No single case can fully define a law firm’s mission or its abilities. But there is one case, the Walmart class-action litigation over wage practices, that best illustrates the principles that have shaped FDAzar over the past thirty years — its dedication to its clients, its willingness to challenge large corporations on behalf of employees and consumers, and its commitment to achieving fair resolution and positive change. What started as a small lawsuit in Southern Colorado became, over the next 12 years, a cause that affected hundreds of thousands of people across the country and changed, for the better, the way the nation’s largest retailer treats its workers.
In 1995, Franklin D. Azar learned that while Walmart pharmacists received a set salary for a 45-hour work week, they often ended up working many additional hours “off the clock” in order to complete paperwork and other tasks, separate from their duties filling prescriptions. Walmart insisted that the pharmacists were salaried professionals, not hourly workers, and thus not entitled to overtime pay.
Mr. Azar grew up in Trinidad, a small town rich in frontier history, which had seen its share of economic reversals as its coal mining industry declined. Mr. Azar was the youngest attorney ever appointed to Assistant District Attorney for the Third Judicial District, a position he left to start his own law firm in Denver in 1987, dedicated to the goal of providing people with fair and timely compensation for their injuries.
But Mr. Azar continued to maintain ties to his hometown, and immediately became concerned about the way the local Walmart was paying its employees after hearing the former pharmacist’s story about how Walmart had treated him. Mr. Azar believed his law firm could make a difference, so FDAzar filed its first lawsuit against Walmart in Southern Colorado on behalf of a few Colorado pharmacists, accusing the company of failing to pay them overtime in violation of the Fair Labor Standards Act.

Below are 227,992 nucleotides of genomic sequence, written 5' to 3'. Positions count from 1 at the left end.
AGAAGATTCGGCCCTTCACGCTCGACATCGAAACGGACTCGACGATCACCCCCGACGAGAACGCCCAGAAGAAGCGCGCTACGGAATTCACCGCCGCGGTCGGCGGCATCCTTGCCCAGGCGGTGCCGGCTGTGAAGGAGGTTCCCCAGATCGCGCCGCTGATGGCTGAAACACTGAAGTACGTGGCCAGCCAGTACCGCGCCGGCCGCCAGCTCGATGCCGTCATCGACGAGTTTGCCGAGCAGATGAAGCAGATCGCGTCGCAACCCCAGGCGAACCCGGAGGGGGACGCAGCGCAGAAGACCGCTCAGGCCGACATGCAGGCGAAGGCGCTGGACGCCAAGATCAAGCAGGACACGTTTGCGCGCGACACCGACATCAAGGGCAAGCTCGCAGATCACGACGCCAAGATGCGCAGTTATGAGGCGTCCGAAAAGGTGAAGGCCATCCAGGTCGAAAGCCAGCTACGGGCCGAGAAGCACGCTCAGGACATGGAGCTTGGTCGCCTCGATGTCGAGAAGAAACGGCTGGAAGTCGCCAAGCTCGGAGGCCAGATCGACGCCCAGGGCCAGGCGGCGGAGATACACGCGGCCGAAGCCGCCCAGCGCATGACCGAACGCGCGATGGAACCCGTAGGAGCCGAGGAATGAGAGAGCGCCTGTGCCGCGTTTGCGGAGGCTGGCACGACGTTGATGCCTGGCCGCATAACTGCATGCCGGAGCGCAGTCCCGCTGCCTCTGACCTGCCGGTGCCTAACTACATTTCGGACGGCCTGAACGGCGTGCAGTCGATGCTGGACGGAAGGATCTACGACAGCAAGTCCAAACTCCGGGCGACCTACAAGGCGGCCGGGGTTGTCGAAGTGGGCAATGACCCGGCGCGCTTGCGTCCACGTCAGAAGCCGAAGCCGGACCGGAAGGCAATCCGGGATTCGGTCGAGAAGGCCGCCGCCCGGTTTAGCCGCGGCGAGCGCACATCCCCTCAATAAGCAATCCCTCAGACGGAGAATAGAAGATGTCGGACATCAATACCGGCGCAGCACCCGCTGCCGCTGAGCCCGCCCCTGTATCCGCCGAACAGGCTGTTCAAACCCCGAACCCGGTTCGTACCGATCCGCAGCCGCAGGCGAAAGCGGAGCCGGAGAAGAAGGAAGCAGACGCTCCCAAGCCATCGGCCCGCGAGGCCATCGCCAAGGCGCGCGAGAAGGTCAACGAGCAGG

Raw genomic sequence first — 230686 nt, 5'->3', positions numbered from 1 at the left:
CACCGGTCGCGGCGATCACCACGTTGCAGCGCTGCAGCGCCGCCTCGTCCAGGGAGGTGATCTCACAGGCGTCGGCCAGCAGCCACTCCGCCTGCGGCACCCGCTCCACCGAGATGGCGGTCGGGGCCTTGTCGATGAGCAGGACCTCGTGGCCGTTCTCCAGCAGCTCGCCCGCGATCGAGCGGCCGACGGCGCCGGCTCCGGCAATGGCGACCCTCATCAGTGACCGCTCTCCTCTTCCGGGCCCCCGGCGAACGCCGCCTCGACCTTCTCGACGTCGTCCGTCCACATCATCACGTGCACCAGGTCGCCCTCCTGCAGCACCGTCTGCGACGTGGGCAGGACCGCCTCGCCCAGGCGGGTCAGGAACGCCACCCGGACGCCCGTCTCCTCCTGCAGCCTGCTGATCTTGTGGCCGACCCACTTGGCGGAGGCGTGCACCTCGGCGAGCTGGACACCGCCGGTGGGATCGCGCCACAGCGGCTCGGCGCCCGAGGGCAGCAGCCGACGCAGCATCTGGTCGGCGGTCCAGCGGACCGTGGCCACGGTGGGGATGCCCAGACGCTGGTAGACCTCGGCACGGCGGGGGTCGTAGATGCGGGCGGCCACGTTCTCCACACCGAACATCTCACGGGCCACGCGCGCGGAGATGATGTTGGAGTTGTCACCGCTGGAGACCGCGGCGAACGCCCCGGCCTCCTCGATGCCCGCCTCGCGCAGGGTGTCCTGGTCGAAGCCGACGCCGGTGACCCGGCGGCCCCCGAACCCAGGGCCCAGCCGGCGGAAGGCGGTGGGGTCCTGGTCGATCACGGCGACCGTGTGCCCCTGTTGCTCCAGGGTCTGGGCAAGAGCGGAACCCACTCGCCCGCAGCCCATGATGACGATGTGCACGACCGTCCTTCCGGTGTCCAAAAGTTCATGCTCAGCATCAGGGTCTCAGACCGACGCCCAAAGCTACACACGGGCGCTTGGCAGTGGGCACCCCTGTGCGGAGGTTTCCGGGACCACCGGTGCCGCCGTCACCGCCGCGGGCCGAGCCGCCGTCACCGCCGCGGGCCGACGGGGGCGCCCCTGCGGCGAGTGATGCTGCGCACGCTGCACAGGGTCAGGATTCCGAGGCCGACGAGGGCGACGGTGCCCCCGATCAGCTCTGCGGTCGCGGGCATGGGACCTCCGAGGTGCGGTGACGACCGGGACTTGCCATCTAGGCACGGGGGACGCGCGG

The case quickly became a national class-action case encompassing close to 700 plaintiffs. FDAzar soon discovered that hourly workers were compelled to work off-the-clock when their shifts ended, and that store management altered time cards to delete the overtime and paid breaks that the workers were entitled to receive. FDAzar filed additional lawsuits on behalf of 67,000 Walmart sales clerks and other hourly employees in Colorado based on Walmart’s unfair labor practices.
Those cases were the first of the class action cases in 26 states that FDAzar brought against Walmart, alleging that the company had systematically violated federal labor laws. FDAzar played a central role in coordinating the litigation, partnering with other firms while serving as lead settlement counsel or co-lead settlement counsel in many of the cases. The results are a matter of record:
FDAzar was instrumental in bringing these cases to a successful conclusion, resulting in more than $750 million in verdicts and settlements. FDAzar attorneys successfully represented plaintiffs in Colorado, Florida, Illinois, Indiana, Iowa, Kentucky, Mississippi, Missouri, New Jersey, New Mexico, North Dakota, Oklahoma, South Carolina, and Tennessee — and were part of the trial teams that produced multi-million dollar verdicts in California and Pennsylvania.
The Walmart cases demonstrate the resolve, tenacity, and ability of FDAzar when it comes to class action lawsuits and other forms of complex litigation. Taking on the nation’s largest retailer was a test of the firm’s determination, resourcefulness, patience, and ability to work with others to achieve the best result for its clients. FDAzar is proud of what it accomplished for current and former Walmart workers, and looks forward to the opportunity to help others seeking accountability from large corporations.
If you have suffered damages as a result of unfair business practices, data breaches, or corporate misconduct, the attorneys at FDAzar may be able to help. Speak to a member of our class action and complex litigation team today. The consultation is free.